Breast Milk Linked to Better Heart Health in Premature Babies

Marisa Wexler, MS avatar

by Marisa Wexler, MS |

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For premature babies who are at high risk of pulmonary hypertension (PH) and other cardiovascular complications, consuming human breast milk in the first year of life is associated with better heart function, a new study found.

“Preterm infants have abnormal heart function,” Afif EL-Khuffash, MD, the study’s lead author, said in a press release. “However, those who are fed their mother’s own milk demonstrate recovery of their heart function to levels comparable to healthy term born infants.”

Such improvement can help reduce the risk of PH and other problems.

“Preterm infants fed formula do not demonstrate this recovery,” said EL-Khuffash, a professor of pediatrics at the Royal College of Surgeons in Ireland.

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According to the researchers, this result “supports the use of human milk to diminish long-term cardiovascular disease risk in individuals who were born preterm.”

“This study provides the first evidence of an association between early postnatal nutrition in preterm-born infants and heart function over the first year of age, and adds to the already known benefits of breast milk for infants born prematurely,” EL-Khuffash said.

The findings were published in the journal JAMA Network Open, in a study titled “Cardiac Performance in the First Year of Age Among Preterm Infants Fed Maternal Breast Milk.”

Infants born preterm, or before 37 weeks of pregnancy, are at an increased risk of heart-related health complications, research has shown. Many babies born prematurely, especially those born earlier on in pregnancy, show alterations such as lower heart function and a disproportionate increase in cardiac muscle mass later in life.

Now, an international team of researchers analyzed data collected in a clinical trial (NCT01435187) to assess whether consuming breast milk — as opposed to formula — might enhance heart health in babies born early.

The team analyzed data for 80 babies born preterm between 2011 and 2013. The infants were born after a median of 27 weeks of gestation — for context, a typical pregnancy lasts about 40 weeks. Among the preterm babies, 54% were Black, and the same proportion was female.

Using a battery of statistical analyses, the researchers looked for significant associations between various measures of heart function, and the number of weeks that the infants had been exposed to breast milk, or their mother’s own milk (MoM). The team focused on outcomes at one year corrected age — obtained by subtracting the number of weeks or months a baby was preterm to his or her actual age.

The results showed that increased MoM consumption was associated with better function of both the right and left ventricles at one year corrected age. The right ventricle (RV) is the part of the heart that pumps blood to the lungs to pick up oxygen; the left ventricle (LV) then pumps this oxygen-rich blood to the rest of the body.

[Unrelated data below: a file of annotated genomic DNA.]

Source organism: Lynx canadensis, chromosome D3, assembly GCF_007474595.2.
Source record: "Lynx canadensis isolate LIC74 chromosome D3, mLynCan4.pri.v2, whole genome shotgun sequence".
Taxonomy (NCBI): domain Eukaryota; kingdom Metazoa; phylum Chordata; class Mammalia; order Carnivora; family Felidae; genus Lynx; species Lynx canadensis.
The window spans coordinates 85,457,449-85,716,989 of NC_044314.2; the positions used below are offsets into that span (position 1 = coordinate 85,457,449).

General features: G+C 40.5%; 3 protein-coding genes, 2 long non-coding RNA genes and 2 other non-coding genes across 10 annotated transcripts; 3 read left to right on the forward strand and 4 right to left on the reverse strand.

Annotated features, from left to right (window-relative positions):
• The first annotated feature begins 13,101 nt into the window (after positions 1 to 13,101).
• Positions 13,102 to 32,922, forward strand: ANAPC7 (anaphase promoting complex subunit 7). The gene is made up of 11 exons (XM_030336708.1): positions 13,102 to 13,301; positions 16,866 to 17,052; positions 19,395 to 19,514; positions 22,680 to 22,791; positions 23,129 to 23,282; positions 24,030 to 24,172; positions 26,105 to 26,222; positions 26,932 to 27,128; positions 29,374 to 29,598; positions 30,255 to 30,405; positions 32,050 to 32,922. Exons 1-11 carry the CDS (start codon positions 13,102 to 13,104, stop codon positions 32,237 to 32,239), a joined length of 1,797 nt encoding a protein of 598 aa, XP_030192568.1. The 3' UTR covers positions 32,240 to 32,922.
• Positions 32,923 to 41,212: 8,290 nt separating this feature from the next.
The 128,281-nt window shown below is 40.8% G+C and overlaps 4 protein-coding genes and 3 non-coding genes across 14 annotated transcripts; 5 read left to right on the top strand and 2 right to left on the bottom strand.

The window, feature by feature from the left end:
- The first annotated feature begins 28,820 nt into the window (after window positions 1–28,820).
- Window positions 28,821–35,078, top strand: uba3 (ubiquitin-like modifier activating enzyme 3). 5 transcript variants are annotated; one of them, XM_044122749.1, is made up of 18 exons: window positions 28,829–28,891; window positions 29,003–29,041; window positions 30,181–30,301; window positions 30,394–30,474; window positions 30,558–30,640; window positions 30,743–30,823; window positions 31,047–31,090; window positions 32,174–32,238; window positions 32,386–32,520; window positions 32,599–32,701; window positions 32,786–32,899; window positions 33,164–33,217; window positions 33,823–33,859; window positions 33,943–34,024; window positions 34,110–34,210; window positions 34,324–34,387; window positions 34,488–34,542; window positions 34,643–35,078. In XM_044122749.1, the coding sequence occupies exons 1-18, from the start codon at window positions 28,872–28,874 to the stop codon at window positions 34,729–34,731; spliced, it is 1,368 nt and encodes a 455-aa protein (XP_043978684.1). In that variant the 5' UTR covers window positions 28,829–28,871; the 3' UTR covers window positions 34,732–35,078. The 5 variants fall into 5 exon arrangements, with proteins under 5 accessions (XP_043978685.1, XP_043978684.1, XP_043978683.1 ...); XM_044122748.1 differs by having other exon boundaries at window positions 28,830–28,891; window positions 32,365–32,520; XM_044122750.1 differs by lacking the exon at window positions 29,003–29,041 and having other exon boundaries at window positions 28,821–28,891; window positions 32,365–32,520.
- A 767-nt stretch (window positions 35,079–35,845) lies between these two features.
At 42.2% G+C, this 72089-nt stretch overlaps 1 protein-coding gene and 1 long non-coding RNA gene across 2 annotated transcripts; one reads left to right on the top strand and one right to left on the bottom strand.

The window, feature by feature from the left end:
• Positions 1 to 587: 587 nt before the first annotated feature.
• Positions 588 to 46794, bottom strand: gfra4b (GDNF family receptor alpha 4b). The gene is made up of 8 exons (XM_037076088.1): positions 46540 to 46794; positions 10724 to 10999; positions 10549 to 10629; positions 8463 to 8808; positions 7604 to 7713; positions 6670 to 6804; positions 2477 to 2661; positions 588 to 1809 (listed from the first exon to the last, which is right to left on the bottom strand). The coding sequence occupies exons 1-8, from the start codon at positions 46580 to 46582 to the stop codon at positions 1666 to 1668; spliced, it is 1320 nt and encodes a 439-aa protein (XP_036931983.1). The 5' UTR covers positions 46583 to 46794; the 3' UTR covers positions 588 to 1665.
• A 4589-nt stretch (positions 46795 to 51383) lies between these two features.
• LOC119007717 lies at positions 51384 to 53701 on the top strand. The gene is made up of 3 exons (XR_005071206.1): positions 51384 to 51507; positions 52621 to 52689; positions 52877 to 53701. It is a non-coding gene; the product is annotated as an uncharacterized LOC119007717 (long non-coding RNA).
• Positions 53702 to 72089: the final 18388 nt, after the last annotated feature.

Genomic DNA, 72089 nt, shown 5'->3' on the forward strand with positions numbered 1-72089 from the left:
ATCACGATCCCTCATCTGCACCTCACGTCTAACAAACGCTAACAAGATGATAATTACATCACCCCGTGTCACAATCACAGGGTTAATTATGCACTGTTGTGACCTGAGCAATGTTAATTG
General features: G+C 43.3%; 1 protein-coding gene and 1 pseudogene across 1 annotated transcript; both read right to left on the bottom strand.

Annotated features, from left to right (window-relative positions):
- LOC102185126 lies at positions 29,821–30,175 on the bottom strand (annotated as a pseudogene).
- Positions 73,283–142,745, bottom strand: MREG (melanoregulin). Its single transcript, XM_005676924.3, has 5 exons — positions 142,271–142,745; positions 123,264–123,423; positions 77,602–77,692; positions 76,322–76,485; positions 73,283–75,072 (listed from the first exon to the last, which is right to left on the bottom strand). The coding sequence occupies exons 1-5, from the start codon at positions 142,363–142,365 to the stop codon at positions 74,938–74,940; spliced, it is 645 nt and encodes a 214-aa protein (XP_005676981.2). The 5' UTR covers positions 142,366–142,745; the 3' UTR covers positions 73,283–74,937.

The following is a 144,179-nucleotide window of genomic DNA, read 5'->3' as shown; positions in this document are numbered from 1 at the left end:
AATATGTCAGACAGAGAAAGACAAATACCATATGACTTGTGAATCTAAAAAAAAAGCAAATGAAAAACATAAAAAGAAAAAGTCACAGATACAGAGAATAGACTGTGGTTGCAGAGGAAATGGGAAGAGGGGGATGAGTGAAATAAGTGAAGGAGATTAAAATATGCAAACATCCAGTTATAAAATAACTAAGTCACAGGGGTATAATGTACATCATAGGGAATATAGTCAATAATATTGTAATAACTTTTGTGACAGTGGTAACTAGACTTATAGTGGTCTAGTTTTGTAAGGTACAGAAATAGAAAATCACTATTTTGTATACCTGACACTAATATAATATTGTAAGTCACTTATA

More weeks of MoM consumption also were significantly associated with lower pulmonary vascular resistance, which evaluates the internal resistance to blood flow within the pulmonary arteries.

Further analyses showed that infants who had less than about one month of breast milk were significantly more likely to have LV and/or RV impairment, or abnormally high pulmonary blood pressure.

“Preterm infants exposed to more MoM during the early neonatal period had greater LV and RV function and structure with lower pulmonary pressures … at age 1 year, with all measures approaching those seen in controls born full-term,” the investigators concluded.

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Notably, a separate analysis that looked at babies who were given donor human milk (breast milk from someone other than their biological mothers) found some evidence that donor milk improved RV function, but showed no evidence that donor milk improved LV function or lessened lung blood pressure.

As to the benefits of donor milk over exclusive formula feeding, the scientists said that although pasteurization markedly reduces the bioactive properties of human milk, it does not completely destroy them. The team noted, however, that exactly what compounds in breast milk might improve heart health remains an area that needs further investigation.

The researchers said their findings support the use of breastfeeding, especially in the first year, and said mother’s own milk “may play a role in mitigating adverse cardiac programming during early life” for premature babies.

“This study found that preterm infants with higher consumption of mother’s own milk had enhanced cardiac performance at age 1 year, suggesting that mother’s own milk consumption may play a dynamic modulator role on cardiac mechanics,” they wrote.

The scientists stressed that, because this study only looked for correlations or statistical associations, it is impossible to definitively conclude a cause-and-effect relationship between breast milk consumption and heart health based on the data. Other factors likely contribute, they said.

For example, the team noted that white babies were given MoM more frequently than their Black counterparts, and there are well-established disparities in many healthcare outcomes based on race.